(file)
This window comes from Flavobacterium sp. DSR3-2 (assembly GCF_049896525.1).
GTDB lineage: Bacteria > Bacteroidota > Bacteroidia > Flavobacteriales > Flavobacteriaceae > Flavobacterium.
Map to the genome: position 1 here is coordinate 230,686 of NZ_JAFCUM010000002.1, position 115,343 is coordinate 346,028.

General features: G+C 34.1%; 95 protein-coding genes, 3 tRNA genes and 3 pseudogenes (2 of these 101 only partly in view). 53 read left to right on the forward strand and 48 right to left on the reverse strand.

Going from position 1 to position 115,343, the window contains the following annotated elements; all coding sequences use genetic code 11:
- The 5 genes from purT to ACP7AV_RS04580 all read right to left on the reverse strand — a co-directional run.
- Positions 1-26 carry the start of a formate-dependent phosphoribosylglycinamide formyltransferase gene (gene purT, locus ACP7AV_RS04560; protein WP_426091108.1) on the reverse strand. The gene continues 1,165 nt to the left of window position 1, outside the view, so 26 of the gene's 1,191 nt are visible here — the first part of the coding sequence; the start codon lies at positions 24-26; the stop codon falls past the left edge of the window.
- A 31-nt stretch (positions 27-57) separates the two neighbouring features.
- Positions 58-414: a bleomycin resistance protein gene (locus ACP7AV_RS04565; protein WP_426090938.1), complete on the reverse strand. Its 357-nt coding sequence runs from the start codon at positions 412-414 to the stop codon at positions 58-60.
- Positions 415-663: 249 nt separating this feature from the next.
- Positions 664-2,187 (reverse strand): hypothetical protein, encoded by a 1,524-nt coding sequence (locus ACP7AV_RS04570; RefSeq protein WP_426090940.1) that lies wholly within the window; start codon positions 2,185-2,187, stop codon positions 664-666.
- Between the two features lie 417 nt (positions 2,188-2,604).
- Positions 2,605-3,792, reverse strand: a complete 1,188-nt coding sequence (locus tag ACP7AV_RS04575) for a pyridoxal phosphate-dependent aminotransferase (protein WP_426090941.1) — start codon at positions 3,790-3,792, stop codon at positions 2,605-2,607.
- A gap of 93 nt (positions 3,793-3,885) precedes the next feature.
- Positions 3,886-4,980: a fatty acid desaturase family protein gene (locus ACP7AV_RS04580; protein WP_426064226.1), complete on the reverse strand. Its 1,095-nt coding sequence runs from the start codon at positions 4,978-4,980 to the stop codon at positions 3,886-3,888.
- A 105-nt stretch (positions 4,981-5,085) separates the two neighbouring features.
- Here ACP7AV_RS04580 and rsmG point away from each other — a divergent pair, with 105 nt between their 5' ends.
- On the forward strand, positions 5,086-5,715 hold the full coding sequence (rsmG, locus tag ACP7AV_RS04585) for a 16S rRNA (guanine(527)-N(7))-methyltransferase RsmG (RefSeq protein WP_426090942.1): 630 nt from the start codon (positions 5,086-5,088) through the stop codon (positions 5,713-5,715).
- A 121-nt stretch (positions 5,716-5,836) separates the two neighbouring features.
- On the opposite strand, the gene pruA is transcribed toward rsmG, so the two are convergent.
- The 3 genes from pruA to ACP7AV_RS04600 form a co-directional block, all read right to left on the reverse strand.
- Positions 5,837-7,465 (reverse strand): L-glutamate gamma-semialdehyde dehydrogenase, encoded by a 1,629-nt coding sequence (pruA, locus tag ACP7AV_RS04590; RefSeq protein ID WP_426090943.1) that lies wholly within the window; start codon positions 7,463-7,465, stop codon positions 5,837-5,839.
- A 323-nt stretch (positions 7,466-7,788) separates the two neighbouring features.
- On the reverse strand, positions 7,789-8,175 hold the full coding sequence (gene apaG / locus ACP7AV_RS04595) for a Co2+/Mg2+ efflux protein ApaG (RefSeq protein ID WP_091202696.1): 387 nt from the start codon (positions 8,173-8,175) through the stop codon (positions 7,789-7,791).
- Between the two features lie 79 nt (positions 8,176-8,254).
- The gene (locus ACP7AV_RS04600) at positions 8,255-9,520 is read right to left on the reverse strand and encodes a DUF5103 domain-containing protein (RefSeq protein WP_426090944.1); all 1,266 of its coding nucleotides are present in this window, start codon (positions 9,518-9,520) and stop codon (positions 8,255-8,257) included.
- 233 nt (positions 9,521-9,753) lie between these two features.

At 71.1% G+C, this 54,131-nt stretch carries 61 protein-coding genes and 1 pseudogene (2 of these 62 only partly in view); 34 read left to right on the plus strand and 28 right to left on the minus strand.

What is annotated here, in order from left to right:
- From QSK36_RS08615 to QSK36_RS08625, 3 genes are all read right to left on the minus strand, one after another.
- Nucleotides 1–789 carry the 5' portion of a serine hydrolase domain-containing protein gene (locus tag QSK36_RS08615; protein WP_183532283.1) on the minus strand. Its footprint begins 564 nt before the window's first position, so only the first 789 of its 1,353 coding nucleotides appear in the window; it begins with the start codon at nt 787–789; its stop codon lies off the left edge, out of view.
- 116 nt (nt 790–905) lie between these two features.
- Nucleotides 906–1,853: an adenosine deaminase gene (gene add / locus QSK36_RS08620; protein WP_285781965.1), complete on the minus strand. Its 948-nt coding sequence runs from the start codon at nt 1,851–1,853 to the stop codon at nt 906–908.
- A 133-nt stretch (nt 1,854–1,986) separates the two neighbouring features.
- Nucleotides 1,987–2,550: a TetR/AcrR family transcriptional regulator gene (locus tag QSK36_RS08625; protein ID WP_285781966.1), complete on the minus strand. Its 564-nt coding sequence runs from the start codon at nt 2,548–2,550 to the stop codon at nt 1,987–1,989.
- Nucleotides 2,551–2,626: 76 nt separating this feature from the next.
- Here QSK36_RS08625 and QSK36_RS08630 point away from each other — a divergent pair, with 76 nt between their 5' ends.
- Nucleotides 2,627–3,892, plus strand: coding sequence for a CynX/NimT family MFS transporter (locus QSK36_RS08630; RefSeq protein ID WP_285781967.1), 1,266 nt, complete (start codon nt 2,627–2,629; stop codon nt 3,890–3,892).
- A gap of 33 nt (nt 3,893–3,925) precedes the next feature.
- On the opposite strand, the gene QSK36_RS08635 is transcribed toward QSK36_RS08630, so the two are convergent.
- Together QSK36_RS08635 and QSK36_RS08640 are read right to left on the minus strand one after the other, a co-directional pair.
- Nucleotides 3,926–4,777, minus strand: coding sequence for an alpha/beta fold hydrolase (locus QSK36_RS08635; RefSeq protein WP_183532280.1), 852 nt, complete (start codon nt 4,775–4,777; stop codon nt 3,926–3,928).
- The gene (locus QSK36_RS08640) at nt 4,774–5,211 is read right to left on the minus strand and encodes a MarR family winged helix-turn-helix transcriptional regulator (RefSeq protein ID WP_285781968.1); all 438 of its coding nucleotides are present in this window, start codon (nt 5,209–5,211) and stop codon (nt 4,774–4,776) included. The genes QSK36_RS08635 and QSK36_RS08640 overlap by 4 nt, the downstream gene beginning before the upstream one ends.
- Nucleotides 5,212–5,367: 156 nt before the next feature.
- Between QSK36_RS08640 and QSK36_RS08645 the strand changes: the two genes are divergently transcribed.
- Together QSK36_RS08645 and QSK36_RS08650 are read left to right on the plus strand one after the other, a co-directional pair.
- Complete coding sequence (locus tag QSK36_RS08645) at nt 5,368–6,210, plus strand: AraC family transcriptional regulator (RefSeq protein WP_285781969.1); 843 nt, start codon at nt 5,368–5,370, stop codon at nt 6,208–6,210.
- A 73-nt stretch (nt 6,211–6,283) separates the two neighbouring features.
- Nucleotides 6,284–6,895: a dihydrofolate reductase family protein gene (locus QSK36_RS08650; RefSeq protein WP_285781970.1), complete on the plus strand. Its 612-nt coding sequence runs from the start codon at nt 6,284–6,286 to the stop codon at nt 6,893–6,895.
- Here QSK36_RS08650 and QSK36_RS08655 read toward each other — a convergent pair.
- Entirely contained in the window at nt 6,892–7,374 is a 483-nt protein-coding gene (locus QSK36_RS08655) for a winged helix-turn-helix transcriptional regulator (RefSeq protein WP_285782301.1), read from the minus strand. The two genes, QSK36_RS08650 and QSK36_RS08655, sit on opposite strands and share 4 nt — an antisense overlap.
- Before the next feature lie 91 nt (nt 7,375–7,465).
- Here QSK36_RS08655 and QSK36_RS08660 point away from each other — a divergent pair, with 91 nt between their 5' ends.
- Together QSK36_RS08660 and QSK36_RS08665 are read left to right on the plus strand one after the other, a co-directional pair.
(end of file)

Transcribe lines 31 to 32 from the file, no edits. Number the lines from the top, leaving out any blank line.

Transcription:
- Nucleotides 1–789 carry the 5' portion of a serine hydrolase domain-containing protein gene (locus tag QSK36_RS08615; protein WP_183532283.1) on the minus strand. Its footprint begins 564 nt before the window's first position, so only the first 789 of its 1,353 coding nucleotides appear in the window; it begins with the start codon at nt 787–789; its stop codon lies off the left edge, out of view.
- 116 nt (nt 790–905) lie between these two features.